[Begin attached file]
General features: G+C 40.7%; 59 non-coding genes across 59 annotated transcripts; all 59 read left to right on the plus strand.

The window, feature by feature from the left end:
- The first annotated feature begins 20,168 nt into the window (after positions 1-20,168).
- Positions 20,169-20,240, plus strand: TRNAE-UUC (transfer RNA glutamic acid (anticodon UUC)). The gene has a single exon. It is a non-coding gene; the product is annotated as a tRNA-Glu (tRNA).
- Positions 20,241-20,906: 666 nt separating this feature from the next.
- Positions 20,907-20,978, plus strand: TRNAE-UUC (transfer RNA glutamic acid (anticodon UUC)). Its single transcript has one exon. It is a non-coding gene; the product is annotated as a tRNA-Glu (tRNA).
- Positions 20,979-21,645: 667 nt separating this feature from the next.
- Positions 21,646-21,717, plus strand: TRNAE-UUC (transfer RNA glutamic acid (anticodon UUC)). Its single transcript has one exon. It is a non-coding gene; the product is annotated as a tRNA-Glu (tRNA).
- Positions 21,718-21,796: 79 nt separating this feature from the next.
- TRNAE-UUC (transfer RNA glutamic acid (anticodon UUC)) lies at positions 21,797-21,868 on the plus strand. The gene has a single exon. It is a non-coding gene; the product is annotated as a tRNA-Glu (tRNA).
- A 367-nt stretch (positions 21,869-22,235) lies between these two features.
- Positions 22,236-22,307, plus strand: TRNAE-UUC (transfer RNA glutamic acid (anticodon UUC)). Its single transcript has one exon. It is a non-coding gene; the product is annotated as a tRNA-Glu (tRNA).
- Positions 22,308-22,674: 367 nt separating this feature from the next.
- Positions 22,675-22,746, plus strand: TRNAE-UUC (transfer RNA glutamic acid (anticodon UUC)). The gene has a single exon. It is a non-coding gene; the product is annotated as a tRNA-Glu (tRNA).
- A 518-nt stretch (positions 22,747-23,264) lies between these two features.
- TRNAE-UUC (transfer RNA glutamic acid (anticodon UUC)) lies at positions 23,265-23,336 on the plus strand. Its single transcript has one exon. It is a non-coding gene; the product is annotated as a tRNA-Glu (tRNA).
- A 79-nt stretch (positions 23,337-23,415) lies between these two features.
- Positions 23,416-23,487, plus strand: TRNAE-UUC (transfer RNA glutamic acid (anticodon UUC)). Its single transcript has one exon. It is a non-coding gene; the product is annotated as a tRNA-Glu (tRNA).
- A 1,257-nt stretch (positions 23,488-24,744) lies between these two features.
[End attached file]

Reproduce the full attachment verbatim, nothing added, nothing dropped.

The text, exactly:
General features: G+C 40.7%; 59 non-coding genes across 59 annotated transcripts; all 59 read left to right on the plus strand.

The window, feature by feature from the left end:
- The first annotated feature begins 20,168 nt into the window (after positions 1-20,168).
- Positions 20,169-20,240, plus strand: TRNAE-UUC (transfer RNA glutamic acid (anticodon UUC)). The gene has a single exon. It is a non-coding gene; the product is annotated as a tRNA-Glu (tRNA).
- Positions 20,241-20,906: 666 nt separating this feature from the next.
- Positions 20,907-20,978, plus strand: TRNAE-UUC (transfer RNA glutamic acid (anticodon UUC)). Its single transcript has one exon. It is a non-coding gene; the product is annotated as a tRNA-Glu (tRNA).
- Positions 20,979-21,645: 667 nt separating this feature from the next.
- Positions 21,646-21,717, plus strand: TRNAE-UUC (transfer RNA glutamic acid (anticodon UUC)). Its single transcript has one exon. It is a non-coding gene; the product is annotated as a tRNA-Glu (tRNA).
- Positions 21,718-21,796: 79 nt separating this feature from the next.
- TRNAE-UUC (transfer RNA glutamic acid (anticodon UUC)) lies at positions 21,797-21,868 on the plus strand. The gene has a single exon. It is a non-coding gene; the product is annotated as a tRNA-Glu (tRNA).
- A 367-nt stretch (positions 21,869-22,235) lies between these two features.
- Positions 22,236-22,307, plus strand: TRNAE-UUC (transfer RNA glutamic acid (anticodon UUC)). Its single transcript has one exon. It is a non-coding gene; the product is annotated as a tRNA-Glu (tRNA).
- Positions 22,308-22,674: 367 nt separating this feature from the next.
- Positions 22,675-22,746, plus strand: TRNAE-UUC (transfer RNA glutamic acid (anticodon UUC)). The gene has a single exon. It is a non-coding gene; the product is annotated as a tRNA-Glu (tRNA).
- A 518-nt stretch (positions 22,747-23,264) lies between these two features.
- TRNAE-UUC (transfer RNA glutamic acid (anticodon UUC)) lies at positions 23,265-23,336 on the plus strand. Its single transcript has one exon. It is a non-coding gene; the product is annotated as a tRNA-Glu (tRNA).
- A 79-nt stretch (positions 23,337-23,415) lies between these two features.
- Positions 23,416-23,487, plus strand: TRNAE-UUC (transfer RNA glutamic acid (anticodon UUC)). Its single transcript has one exon. It is a non-coding gene; the product is annotated as a tRNA-Glu (tRNA).
- A 1,257-nt stretch (positions 23,488-24,744) lies between these two features.